Modern Minds

Sheffield metal gang While She Sleeps are in many ways a typical popular modern metal band. Technically stellar, their merchandise flies onto the sweaty backs of boys and hangs off the shoulders of girls alike, they’re ambitious and committed. This also means sounding much like a number of bands at the heavy end of the spectrum that actually make a living from this music and have a genuine ‘first love’ young fanbase. Bands like Of Mice and Men and the godfathers of this scene Bring Me The Horizon.

The production on new album Brainwashed is precise and crunchy; it has power but no provocation fitting closely to the mould created by the much gruffer Pantera in the early nineties (remind yourself that that is over twenty years ago now). Some of the textured, accessible riffs touch on the populism of that most maligned of metal sub-genres: nu-metal. Methods in Madness even sounds like the moniker of Tommy Lee’s terrible rap-metal band Methods of Mayhem. The band has a not insubstantial following; this record has been plonked atop the top of the rock charts this week and the quintet start a lengthy tour supporting sludgecore veterans Cancer Bats across Europe and the UK imminently.

Before all that, Brainwashed starts with the rising chatter of a crowd as Loz Taylor announces that, “We are the underground, they know nothing of our sound!”. There’s definite community in this album, it’s touched upon throughout Taylor’s lyrics. The cliche of ‘music as therapy’ is invoked here too but given the trials and tribulations faced by the young band (throat surgery, an enforced three year gap in releases…) you feel that there’s no bullshit with While She Sleeps from the gang vocals, to the ‘in this together’ lyrics and questing, linear music. They mean this and would scrape it into their school desks to show you and so will their fans.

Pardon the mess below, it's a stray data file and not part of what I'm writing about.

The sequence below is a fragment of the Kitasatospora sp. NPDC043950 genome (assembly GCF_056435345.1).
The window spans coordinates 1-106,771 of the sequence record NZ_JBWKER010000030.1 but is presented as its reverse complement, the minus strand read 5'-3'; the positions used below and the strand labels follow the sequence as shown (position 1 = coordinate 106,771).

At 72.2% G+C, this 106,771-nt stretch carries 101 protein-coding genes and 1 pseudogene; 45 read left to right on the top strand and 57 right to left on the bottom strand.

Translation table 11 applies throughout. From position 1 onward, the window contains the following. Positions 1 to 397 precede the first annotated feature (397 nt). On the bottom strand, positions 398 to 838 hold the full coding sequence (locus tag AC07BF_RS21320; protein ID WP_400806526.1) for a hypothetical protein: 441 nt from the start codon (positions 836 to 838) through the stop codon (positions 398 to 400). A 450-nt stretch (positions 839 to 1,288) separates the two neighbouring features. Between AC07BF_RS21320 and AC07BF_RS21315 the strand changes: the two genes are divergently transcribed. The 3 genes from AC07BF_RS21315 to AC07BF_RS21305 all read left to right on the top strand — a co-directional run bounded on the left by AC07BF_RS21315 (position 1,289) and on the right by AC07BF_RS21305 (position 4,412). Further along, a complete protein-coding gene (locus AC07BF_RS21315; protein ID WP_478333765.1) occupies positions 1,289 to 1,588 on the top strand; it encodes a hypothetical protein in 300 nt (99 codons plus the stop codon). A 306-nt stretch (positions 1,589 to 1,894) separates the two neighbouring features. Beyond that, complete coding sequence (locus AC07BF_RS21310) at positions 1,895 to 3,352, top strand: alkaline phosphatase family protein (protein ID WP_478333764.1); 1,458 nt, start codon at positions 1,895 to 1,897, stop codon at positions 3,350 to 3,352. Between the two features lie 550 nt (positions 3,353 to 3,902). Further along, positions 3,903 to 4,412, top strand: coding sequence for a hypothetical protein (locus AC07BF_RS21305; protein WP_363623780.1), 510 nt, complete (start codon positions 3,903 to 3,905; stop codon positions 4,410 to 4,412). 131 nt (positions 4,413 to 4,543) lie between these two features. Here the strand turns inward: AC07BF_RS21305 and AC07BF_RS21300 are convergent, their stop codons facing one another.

That boxy, chugging metalcore riff minted sometime in the last decade frequently coupled with a sympathetic melodic guitar line is present and correct on numerous Brainwashed tracks, a simple irony, from New World Torture to Torment but guitarist and co-songwriter Matt Welsh signposts a different sound with a warmer, more classically rock tone that finds space amongst the homogeneity. On tracks such as Your Evolution, We Are Alive Alive at Night and The Woods While She Sleeps have a greater variety and contemplation and are the better for it. The latter song places the end of the album at the end of the night around the crackle of a campfire on Sunday night at Reading Festival, probably. Not enough to convince older ears, perhaps, but an indication of where While She Sleeps sit in the pack and a nod to a future beyond breakdowns and teenage rebellion.